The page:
Darren Kriticos
Principal Research Scientist at CSIRO Ecosystem Sciences.
Darren’s research interests centre on invasion ecology under current and future climates. He has used DYMEX to develop a number of process-based population dynamics models to inform the management of invasive plants using cultural or biological control. He has also developed mechanistic niche models for insects, pathogens and weeds as a means of informing pest risks, and better understanding how their impacts might be studied and managed. He spends a significant part of his time improving bioclimatic modelling methods, and translating these into improvements in the CLIMEX modelling framework. He led a project to spatialise DYMEX, creating a modelling platform that can simultaneously simulate detailed population dynamics, phenology and dispersal processes. He also led the project to develop the CliMond climate dataset for bioclimatic modelling. More recently Darren has brought his undergraduate training in economics to bear on the problem of invasive species by developing novel niche modelling techniques to estimate spatially-explicit economic impacts under current and future climates.

Dave Richardson
Dave Richardson is Deputy Director: Science Strategy at the DST-NRF Centre of Excellence for Invasion Biology (CIB) and professor in the Department of Botany and Zoology at Stellenbosch University, South Africa.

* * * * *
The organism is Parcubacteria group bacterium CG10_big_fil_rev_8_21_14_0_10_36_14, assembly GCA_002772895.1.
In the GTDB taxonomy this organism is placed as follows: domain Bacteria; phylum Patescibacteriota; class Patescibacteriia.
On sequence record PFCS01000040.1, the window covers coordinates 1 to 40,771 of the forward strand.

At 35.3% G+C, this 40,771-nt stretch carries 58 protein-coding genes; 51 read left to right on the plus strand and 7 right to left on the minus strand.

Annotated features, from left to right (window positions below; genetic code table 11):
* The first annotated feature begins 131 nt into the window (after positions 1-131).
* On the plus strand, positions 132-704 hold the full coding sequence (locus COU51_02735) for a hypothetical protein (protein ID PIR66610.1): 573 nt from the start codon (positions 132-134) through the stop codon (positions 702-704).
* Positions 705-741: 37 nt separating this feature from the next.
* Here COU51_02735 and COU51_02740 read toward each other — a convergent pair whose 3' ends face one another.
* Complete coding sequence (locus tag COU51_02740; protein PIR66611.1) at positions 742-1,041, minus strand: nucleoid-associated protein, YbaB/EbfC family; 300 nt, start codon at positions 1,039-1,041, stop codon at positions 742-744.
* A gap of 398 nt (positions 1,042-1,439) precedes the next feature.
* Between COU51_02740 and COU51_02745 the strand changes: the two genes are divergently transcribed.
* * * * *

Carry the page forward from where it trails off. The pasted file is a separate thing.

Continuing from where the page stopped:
His research focuses on the ecology of biological invasions, and in particular the dynamics of plant invasions, especially trees.  He has published extensively on many aspects of invasions in South Africa and other parts of the world, and on global patterns and trends in biological invasions and invasion ecology.  For further details on his research, click here.
He is the author or co-author of more than 200 papers in journals and edited books and is editor or co-editor of several books, including Fifty years of invasion ecology (Wiley-Blackwell; 2011). He is Editor-in-Chief of the journal Diversity and Distributions.

Gregory Ruiz
Greg Ruiz is a senior scientist at the Smithsonian Environmental Research Center (SERC) in the United States. With broad interests in population and community ecology, his research focuses on understanding patterns and processes of biological invasions in coastal marine ecosystems. Major components of this research are aimed at analysis of geographic variation in non-native species richness, testing mechanisms that may explain observed spatial patterns, and understanding transfer mechanisms (vectors) for marine species. Greg received a BA in Aquatic Biology from University of California, Santa Barbara and his PhD in Zoology from University of California, Berkeley.